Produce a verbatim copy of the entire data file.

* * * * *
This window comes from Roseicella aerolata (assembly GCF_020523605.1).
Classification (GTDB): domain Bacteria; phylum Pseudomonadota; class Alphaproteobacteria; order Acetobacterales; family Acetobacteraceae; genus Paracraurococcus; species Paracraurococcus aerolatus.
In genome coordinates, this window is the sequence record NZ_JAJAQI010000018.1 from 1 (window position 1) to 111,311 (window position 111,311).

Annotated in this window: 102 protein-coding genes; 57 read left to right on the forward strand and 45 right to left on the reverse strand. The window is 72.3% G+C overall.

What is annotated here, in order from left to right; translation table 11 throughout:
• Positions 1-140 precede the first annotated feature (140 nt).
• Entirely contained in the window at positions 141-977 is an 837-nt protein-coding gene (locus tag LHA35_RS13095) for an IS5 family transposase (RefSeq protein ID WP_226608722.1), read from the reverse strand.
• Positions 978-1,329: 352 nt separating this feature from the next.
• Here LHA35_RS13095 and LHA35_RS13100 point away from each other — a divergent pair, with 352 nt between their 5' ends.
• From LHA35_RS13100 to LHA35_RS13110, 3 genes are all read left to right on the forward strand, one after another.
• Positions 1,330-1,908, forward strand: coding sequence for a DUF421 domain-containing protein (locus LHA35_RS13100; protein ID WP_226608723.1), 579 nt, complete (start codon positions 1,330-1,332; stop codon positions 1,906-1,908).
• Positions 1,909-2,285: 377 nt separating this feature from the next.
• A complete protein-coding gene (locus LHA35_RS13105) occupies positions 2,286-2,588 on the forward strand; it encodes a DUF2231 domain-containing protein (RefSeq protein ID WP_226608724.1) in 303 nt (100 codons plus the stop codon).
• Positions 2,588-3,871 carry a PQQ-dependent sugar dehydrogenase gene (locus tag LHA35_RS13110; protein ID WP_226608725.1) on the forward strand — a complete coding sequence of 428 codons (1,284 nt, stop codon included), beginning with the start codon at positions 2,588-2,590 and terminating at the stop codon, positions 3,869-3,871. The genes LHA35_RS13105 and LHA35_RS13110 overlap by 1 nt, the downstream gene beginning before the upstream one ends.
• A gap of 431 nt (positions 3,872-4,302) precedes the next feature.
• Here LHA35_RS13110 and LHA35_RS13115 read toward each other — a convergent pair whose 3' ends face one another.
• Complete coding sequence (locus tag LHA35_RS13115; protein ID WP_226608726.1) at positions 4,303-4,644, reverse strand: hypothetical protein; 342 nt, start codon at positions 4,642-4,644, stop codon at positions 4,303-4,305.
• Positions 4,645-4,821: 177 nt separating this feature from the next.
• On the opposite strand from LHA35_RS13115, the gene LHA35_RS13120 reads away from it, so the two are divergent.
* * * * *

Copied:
This window comes from Roseicella aerolata (assembly GCF_020523605.1).
Classification (GTDB): domain Bacteria; phylum Pseudomonadota; class Alphaproteobacteria; order Acetobacterales; family Acetobacteraceae; genus Paracraurococcus; species Paracraurococcus aerolatus.
In genome coordinates, this window is the sequence record NZ_JAJAQI010000018.1 from 1 (window position 1) to 111,311 (window position 111,311).

Annotated in this window: 102 protein-coding genes; 57 read left to right on the forward strand and 45 right to left on the reverse strand. The window is 72.3% G+C overall.

What is annotated here, in order from left to right; translation table 11 throughout:
• Positions 1-140 precede the first annotated feature (140 nt).
• Entirely contained in the window at positions 141-977 is an 837-nt protein-coding gene (locus tag LHA35_RS13095) for an IS5 family transposase (RefSeq protein ID WP_226608722.1), read from the reverse strand.
• Positions 978-1,329: 352 nt separating this feature from the next.
• Here LHA35_RS13095 and LHA35_RS13100 point away from each other — a divergent pair, with 352 nt between their 5' ends.
• From LHA35_RS13100 to LHA35_RS13110, 3 genes are all read left to right on the forward strand, one after another.
• Positions 1,330-1,908, forward strand: coding sequence for a DUF421 domain-containing protein (locus LHA35_RS13100; protein ID WP_226608723.1), 579 nt, complete (start codon positions 1,330-1,332; stop codon positions 1,906-1,908).
• Positions 1,909-2,285: 377 nt separating this feature from the next.
• A complete protein-coding gene (locus LHA35_RS13105) occupies positions 2,286-2,588 on the forward strand; it encodes a DUF2231 domain-containing protein (RefSeq protein ID WP_226608724.1) in 303 nt (100 codons plus the stop codon).
• Positions 2,588-3,871 carry a PQQ-dependent sugar dehydrogenase gene (locus tag LHA35_RS13110; protein ID WP_226608725.1) on the forward strand — a complete coding sequence of 428 codons (1,284 nt, stop codon included), beginning with the start codon at positions 2,588-2,590 and terminating at the stop codon, positions 3,869-3,871. The genes LHA35_RS13105 and LHA35_RS13110 overlap by 1 nt, the downstream gene beginning before the upstream one ends.
• A gap of 431 nt (positions 3,872-4,302) precedes the next feature.
• Here LHA35_RS13110 and LHA35_RS13115 read toward each other — a convergent pair whose 3' ends face one another.
• Complete coding sequence (locus tag LHA35_RS13115; protein ID WP_226608726.1) at positions 4,303-4,644, reverse strand: hypothetical protein; 342 nt, start codon at positions 4,642-4,644, stop codon at positions 4,303-4,305.
• Positions 4,645-4,821: 177 nt separating this feature from the next.
• On the opposite strand from LHA35_RS13115, the gene LHA35_RS13120 reads away from it, so the two are divergent.